California Energy Agencies Adopt Historic Agreement On Energy Efficiency: Saves Customers From Paying For Unnecessary, Polluting Power Plants

Jan. 21, 2014
California made significant progress last week toward relying on clean energy efficiency to avoid the need for new power plants and grid infrastructure.

Sierra Martinez, NRDC

California made significant progress last week toward relying on clean energy efficiency to avoid the need for new power plants and grid infrastructure. For the first time, the California Energy Commission (CEC) fully relies on energy efficiency in its forecast of the state’s energy needs over the coming decade, which it developed in concert with the California Public Utilities Commission (CPUC) and California Independent System Operator (ISO).

The CEC’s forecast is used by the CPUC and ISO as the starting point to determine whether the state needs new power plants, transmission lines or other grid infrastructure. In planning to meet those future energy needs, the cleanest, cheapest, and fastest resource is energy efficiency.

Historically, the CEC did not include future energy efficiency plans in its forecast. But its new statewide energy forecast relies on over 5,000 MW of energy savings that are part of the state’s efficiency programs and standards plans, which is the equivalent of 10 large conventional power plants.

The ongoing savings from past energy efficiency programs, building codes, and appliance standards, coupled with the state’s plans for continued energy efficiency progress significantly reduces California’s predicted energy consumption.  In the words of the CEC: “the agreed-upon scenario anticipates nearly flat load growth over the next 10 years.” Given that growth in the California economy is expected to increase personal income by more than $800 million over the next ten years and given population growth of 10%, anticipating nearly flat load growth is remarkable. It is a real testament to energy efficiency’s ability to de-linking economic growth from energy consumption.

Agreement Across Agencies Is A Success

The CEC, CPUC and ISO deserve recognition for their coordination and hard work on energy efficiency issues over the past year. A year ago, there were significant disconnects among the agencies on using efficiency to avoid new generation and infrastructure. In a legislative hearing in January 2013, the joint agencies committed to arrive at a single statewide forecast that included a reasonable amount of energy efficiency. This week’s agreement delivers on that promise.

More Work Ahead

The joint agencies agreement to include energy efficiency in the statewide forecast is a major step forward, but there is still room for improvement:

  • The estimate of expected energy efficiency savings is conservative. For example, the CEC failed to include future energy efficiency plans from the state’s publicly owned utilities, like the Sacramento Municipal Utilities District and the Los Angeles Department of Water and Power. And the CEC relied on a CPUC study that used a number of conservative assumptions that shrunk the estimate of efficiency savings.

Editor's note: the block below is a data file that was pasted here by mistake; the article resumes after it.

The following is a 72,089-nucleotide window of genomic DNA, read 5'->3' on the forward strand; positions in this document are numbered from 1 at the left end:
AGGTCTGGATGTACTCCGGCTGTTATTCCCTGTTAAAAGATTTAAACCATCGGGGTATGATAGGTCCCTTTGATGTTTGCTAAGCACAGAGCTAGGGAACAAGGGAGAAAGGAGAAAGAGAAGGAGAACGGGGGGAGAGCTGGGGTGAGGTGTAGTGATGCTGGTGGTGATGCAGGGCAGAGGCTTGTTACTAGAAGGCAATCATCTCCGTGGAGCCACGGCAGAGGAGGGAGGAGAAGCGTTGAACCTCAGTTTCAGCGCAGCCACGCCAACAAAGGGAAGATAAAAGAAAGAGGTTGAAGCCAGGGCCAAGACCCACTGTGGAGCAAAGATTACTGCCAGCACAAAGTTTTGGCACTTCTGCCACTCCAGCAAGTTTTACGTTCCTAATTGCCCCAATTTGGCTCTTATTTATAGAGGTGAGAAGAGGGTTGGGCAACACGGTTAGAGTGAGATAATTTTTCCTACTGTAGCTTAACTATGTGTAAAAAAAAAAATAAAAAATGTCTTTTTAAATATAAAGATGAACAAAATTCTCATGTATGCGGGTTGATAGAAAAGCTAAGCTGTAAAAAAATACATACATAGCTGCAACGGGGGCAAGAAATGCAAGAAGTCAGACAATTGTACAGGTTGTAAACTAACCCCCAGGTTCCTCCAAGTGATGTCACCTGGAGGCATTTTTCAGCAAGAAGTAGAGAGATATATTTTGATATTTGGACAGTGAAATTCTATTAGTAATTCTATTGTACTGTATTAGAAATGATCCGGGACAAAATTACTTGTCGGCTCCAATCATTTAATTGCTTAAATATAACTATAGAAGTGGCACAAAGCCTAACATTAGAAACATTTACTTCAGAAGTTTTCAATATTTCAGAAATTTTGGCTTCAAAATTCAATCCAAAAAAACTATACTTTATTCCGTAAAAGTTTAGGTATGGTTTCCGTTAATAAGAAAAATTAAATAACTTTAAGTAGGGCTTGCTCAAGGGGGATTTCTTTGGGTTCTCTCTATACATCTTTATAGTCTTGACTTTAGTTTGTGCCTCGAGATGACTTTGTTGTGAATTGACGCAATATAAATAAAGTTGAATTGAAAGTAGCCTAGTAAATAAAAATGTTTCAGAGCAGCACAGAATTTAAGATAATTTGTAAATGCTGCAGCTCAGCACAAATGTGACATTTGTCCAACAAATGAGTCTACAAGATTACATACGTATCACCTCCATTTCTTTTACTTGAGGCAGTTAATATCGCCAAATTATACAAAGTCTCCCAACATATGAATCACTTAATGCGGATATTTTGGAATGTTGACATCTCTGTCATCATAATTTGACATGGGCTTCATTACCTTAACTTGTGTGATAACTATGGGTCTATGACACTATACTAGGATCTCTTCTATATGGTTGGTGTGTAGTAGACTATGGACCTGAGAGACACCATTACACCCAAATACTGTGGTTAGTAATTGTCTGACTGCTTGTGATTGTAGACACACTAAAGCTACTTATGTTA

• The joint agencies agreed to continue to refine how they forecast energy efficiency at a local level. Improving local forecasts of energy efficiency is critical to ensure that unnecessary power plants are not built just because of local modeling deficiencies.

At the end of the day, planning for long term energy needs can be complex and obscure—but  planning to save customers money and to clean the air through more energy efficiency is clearly the right path forward.

Sierra Martinez, is the legal director for the Natural Resources Defense Council’s California Energy Projects, San Francisco. This piece was originally published at NRDC’s Switchboard blog and was reprinted with permission.

About the Author

Elisa Wood | Editor-in-Chief

Elisa Wood is an award-winning writer and editor who specializes in the energy industry. She is chief editor and co-founder of Microgrid Knowledge and serves as co-host of the publication’s popular conference series. She also co-founded, where she continues to lead a team of energy writers who produce content for energy companies and advocacy organizations.

She has been writing about energy for more than two decades and is published widely. Her work can be found in prominent energy business journals as well as mainstream publications. She has been quoted by NPR, the Wall Street Journal and other notable media outlets.

“For an especially readable voice in the industry, the most consistent interpreter across these years has been the energy journalist Elisa Wood, whose Microgrid Knowledge (and conference) has aggregated more stories better than any other feed of its time,” wrote Malcolm McCullough, in the book, Downtime on the Microgrid, published by MIT Press in 2020.

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